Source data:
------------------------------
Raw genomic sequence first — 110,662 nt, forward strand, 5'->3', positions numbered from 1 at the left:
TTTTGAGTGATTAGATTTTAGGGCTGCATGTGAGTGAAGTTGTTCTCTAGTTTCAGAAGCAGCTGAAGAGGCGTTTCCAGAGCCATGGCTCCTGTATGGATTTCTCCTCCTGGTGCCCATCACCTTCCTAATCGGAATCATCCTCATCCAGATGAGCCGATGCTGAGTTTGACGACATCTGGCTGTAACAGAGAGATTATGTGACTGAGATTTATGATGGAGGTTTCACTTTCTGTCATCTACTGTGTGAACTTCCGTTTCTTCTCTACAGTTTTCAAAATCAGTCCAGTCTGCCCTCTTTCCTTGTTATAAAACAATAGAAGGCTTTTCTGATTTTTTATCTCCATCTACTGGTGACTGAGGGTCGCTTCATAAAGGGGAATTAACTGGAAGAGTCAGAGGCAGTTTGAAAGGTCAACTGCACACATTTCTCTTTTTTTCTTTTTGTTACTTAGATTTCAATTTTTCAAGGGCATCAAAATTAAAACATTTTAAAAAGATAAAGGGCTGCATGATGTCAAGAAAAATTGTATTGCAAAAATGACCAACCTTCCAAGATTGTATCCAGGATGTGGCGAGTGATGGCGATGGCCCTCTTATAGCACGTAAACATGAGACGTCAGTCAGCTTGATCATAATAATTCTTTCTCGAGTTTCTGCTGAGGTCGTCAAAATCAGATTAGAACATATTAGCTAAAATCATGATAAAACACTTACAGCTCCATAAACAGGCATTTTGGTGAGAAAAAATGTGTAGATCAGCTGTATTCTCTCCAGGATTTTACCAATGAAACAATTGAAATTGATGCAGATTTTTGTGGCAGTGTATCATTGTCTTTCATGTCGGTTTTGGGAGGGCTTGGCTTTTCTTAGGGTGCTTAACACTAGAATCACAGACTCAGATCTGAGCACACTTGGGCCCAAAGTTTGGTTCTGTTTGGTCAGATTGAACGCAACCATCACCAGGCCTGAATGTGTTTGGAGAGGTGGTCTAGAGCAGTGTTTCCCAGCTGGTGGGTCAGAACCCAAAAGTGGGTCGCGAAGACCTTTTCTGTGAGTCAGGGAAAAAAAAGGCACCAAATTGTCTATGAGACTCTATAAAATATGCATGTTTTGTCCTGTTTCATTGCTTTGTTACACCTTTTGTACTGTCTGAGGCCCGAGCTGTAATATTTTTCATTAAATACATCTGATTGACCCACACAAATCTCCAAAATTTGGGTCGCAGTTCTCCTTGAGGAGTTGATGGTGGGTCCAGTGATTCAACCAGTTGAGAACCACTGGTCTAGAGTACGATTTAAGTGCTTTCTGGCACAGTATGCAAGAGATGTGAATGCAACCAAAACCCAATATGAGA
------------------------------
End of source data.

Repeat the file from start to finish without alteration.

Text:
Raw genomic sequence first — 110,662 nt, forward strand, 5'->3', positions numbered from 1 at the left:
TTTTGAGTGATTAGATTTTAGGGCTGCATGTGAGTGAAGTTGTTCTCTAGTTTCAGAAGCAGCTGAAGAGGCGTTTCCAGAGCCATGGCTCCTGTATGGATTTCTCCTCCTGGTGCCCATCACCTTCCTAATCGGAATCATCCTCATCCAGATGAGCCGATGCTGAGTTTGACGACATCTGGCTGTAACAGAGAGATTATGTGACTGAGATTTATGATGGAGGTTTCACTTTCTGTCATCTACTGTGTGAACTTCCGTTTCTTCTCTACAGTTTTCAAAATCAGTCCAGTCTGCCCTCTTTCCTTGTTATAAAACAATAGAAGGCTTTTCTGATTTTTTATCTCCATCTACTGGTGACTGAGGGTCGCTTCATAAAGGGGAATTAACTGGAAGAGTCAGAGGCAGTTTGAAAGGTCAACTGCACACATTTCTCTTTTTTTCTTTTTGTTACTTAGATTTCAATTTTTCAAGGGCATCAAAATTAAAACATTTTAAAAAGATAAAGGGCTGCATGATGTCAAGAAAAATTGTATTGCAAAAATGACCAACCTTCCAAGATTGTATCCAGGATGTGGCGAGTGATGGCGATGGCCCTCTTATAGCACGTAAACATGAGACGTCAGTCAGCTTGATCATAATAATTCTTTCTCGAGTTTCTGCTGAGGTCGTCAAAATCAGATTAGAACATATTAGCTAAAATCATGATAAAACACTTACAGCTCCATAAACAGGCATTTTGGTGAGAAAAAATGTGTAGATCAGCTGTATTCTCTCCAGGATTTTACCAATGAAACAATTGAAATTGATGCAGATTTTTGTGGCAGTGTATCATTGTCTTTCATGTCGGTTTTGGGAGGGCTTGGCTTTTCTTAGGGTGCTTAACACTAGAATCACAGACTCAGATCTGAGCACACTTGGGCCCAAAGTTTGGTTCTGTTTGGTCAGATTGAACGCAACCATCACCAGGCCTGAATGTGTTTGGAGAGGTGGTCTAGAGCAGTGTTTCCCAGCTGGTGGGTCAGAACCCAAAAGTGGGTCGCGAAGACCTTTTCTGTGAGTCAGGGAAAAAAAAGGCACCAAATTGTCTATGAGACTCTATAAAATATGCATGTTTTGTCCTGTTTCATTGCTTTGTTACACCTTTTGTACTGTCTGAGGCCCGAGCTGTAATATTTTTCATTAAATACATCTGATTGACCCACACAAATCTCCAAAATTTGGGTCGCAGTTCTCCTTGAGGAGTTGATGGTGGGTCCAGTGATTCAACCAGTTGAGAACCACTGGTCTAGAGTACGATTTAAGTGCTTTCTGGCACAGTATGCAAGAGATGTGAATGCAACCAAAACCCAATATGAGA